Cleaners' incomes and hourly rates have also increased since the pandemic, in some cases over 40 per cent.
While award rates vary between $23 and $28 an hour, some cleaners are earning up to $40 an hour for emergency response cleaning jobs.
'I was a bit afraid, for sure,' said father-of-two, Bipin, 30, of his first Covid 'deep clean' at a Dandenong factory in March last year.
'We weren't sure how serious Covid would be at that time, it was new to everyone. What would happen to me if I caught it, or if my wife caught it?'
Because his wife works in an aged care home in Melbourne, the couple spend half an hour cleaning and disinfecting themselves before they can hug when they get home from work.
He has done over 50 Covid 'emergency' cleans since March 2020 and says the work still makes him feel nervous and a little edgy.
'But I'm confident as we are well trained and have the right equipment.'
Suji Siv, a part-time Christian pastor and CEO of the Clean Group, hadn't done manual cleaning work for a decade before the phone started ringing with enquiries about Covid.
Mr Siv, 42 and a father of three, felt obliged to get trained and confront Covid himself as a kind of calling from God.
'I hadn't done any manual cleaning for eight years but when we started getting a lot of calls, the more that we rejected those calls, the more I felt God was opening a door for me and there was a purpose to this.'
Mr Siv, the senior pastor with Tamil Church at Toongabbie, didn't feel he could ask his 55 employees to do something he wasn't prepared to do himself.
'If there is a risk to doing this I want to be sure that what we do is safe.'
He undertook training with Safework NSW and did the required online certifications and now gets out from behind the desk of his Pendle Hill office to clean at least two Covid exposure sites a week.
Forensic Cleaning Australia, which also cleans crime scenes and biohazard sites, has taken on Covid cleaning in Sydney, Perth and Brisbane.
Matt Lawson, 28, from the Central Coast, says while Covid cleaning is difficult because the virus can't be seen, it's fulfilling work.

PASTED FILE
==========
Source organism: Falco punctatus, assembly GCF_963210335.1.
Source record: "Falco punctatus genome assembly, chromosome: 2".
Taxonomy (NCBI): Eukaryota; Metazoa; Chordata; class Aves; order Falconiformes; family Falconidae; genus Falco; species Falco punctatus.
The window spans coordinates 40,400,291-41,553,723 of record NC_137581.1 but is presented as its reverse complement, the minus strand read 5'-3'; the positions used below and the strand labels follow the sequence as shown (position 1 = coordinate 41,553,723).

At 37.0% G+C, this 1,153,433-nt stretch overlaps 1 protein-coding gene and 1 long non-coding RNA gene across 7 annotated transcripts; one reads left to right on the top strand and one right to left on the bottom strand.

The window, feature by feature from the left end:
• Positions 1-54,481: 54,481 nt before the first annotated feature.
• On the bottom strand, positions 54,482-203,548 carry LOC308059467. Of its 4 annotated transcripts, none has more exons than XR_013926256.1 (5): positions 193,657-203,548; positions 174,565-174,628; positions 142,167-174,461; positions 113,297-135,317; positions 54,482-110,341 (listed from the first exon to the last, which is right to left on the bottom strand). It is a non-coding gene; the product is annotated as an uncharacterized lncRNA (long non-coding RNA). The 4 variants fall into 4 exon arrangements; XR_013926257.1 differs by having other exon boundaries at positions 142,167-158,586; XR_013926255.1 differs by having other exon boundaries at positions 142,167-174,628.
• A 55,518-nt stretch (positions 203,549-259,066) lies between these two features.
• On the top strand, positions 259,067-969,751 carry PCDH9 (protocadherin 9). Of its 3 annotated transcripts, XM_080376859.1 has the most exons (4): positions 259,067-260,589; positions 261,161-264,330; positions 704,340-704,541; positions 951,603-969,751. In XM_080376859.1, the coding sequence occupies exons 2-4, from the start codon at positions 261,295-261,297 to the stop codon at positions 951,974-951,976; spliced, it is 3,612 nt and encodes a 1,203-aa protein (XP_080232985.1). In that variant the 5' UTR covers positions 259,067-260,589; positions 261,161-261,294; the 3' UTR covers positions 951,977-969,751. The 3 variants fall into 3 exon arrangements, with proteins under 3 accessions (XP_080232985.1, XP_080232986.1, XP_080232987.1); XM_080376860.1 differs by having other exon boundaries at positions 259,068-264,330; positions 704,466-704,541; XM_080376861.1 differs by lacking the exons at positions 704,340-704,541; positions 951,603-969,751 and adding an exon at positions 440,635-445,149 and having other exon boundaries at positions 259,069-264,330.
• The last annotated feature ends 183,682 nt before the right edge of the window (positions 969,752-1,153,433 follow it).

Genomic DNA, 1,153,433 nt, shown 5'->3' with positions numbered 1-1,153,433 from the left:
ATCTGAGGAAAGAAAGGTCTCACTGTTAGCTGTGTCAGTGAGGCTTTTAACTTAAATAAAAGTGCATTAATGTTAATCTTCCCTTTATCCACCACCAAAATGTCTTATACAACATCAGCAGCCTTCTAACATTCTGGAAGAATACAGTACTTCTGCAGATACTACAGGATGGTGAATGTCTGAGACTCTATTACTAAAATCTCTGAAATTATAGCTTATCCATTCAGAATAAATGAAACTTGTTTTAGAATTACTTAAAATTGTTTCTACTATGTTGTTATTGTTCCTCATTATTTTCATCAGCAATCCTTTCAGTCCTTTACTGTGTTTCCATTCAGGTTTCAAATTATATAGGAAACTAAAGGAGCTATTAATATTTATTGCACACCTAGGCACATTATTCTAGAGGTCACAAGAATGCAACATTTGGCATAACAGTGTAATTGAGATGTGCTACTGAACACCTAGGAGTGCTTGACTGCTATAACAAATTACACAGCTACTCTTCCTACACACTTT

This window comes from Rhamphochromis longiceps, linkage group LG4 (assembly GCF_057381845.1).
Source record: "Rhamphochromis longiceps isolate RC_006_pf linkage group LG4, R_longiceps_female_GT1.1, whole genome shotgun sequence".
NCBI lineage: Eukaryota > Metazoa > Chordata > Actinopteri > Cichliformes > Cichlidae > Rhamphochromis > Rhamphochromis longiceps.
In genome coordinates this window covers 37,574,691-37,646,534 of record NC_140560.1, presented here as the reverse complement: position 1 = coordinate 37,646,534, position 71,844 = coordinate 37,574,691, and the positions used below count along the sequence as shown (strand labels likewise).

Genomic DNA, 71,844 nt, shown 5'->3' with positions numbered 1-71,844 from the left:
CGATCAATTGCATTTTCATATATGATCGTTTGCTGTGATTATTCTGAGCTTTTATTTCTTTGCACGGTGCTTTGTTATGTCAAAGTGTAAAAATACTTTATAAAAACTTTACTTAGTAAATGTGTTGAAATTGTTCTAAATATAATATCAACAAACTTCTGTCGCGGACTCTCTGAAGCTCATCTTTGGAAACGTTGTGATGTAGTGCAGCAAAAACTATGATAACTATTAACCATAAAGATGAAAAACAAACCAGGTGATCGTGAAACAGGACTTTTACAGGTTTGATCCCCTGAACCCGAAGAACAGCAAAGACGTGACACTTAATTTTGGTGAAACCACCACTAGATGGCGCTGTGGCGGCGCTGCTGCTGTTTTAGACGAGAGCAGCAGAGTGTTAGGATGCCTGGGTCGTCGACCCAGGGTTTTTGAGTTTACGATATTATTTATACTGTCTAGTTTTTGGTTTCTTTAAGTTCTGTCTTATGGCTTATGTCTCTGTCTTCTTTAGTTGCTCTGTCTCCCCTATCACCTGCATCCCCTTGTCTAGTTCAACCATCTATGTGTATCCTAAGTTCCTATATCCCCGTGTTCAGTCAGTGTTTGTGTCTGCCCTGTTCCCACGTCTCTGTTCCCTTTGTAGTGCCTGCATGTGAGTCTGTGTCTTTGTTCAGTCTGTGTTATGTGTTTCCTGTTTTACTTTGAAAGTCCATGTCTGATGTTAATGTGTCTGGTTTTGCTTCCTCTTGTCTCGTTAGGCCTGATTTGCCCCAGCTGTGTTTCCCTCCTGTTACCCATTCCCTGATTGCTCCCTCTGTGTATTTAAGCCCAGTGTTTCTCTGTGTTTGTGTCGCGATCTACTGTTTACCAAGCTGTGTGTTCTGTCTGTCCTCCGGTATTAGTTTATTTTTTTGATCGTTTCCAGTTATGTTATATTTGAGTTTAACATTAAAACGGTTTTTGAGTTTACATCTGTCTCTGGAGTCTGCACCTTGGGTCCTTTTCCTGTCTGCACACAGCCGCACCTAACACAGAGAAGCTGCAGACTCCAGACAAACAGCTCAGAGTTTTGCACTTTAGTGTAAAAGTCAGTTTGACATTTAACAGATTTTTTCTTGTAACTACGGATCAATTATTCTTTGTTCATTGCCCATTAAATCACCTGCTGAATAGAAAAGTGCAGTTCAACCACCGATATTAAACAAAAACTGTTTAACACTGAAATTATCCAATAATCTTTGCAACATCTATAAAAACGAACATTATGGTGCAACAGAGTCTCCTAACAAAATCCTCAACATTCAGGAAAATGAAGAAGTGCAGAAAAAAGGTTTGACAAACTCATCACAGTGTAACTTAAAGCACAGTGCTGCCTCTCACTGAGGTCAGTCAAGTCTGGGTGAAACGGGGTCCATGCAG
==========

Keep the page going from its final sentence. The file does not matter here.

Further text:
'There's a sense of responsibility and doing something important for the community - all those feelings,' he said.
Mr Lawson prefers messy cleaning jobs such as suicides because of the satisfaction of comparing the 'after' photos with the chaos they can see on arrival.
When Covid cleaners are not doing 'emergency response' jobs they are busy with preventative cleaning during the day because surfaces have to be cleaned while people are touching them.
This involves repeatedly cleaning hundreds of 'high touch point' surfaces - from lift buttons, to fridge and door handles, vending machines and on/off switches for lights, computers, printers and also hand rails and toilets.
A major issue for Covid cleaners is fear of catching the virus.
'You can see mould you can see a flood but you can't see a virus,' says Kasia Wrzesinski, director of Prime.
'None of us really expected to be dealing with biohazardous waste.'
While Prime is proud of its record of having zero positive cases among its 250 cleaners, the company says it is not fair that its staff - who are mostly aged under 40 - cannot get priority access to the Pfizer vaccine.
Why haven't they had AstraZeneca instead?
Like many Australians under 40, they are apprehensive about it.
'They seem to think the chances of getting a blood clot is scarier than the chance of passing from Covid,' Ms Wrzesinski said.
The answer is for authorities to treat Covid cleaners as essential workers, says Prime's CEO, Damien Smith.
'Hotel quarantine cleaners and health facility cleaners are considered essential workers and they all need to be vaccinated regardless of their age, but why not other cleaners?' he said.
'Covid-19 is not exclusive to the health/hotel sector.
'Our staff have been cleaning contaminated retail and hospitality businesses and are putting themselves at risk every day.'
'If you're literally going in to clean up the virus you should be vaccinated.'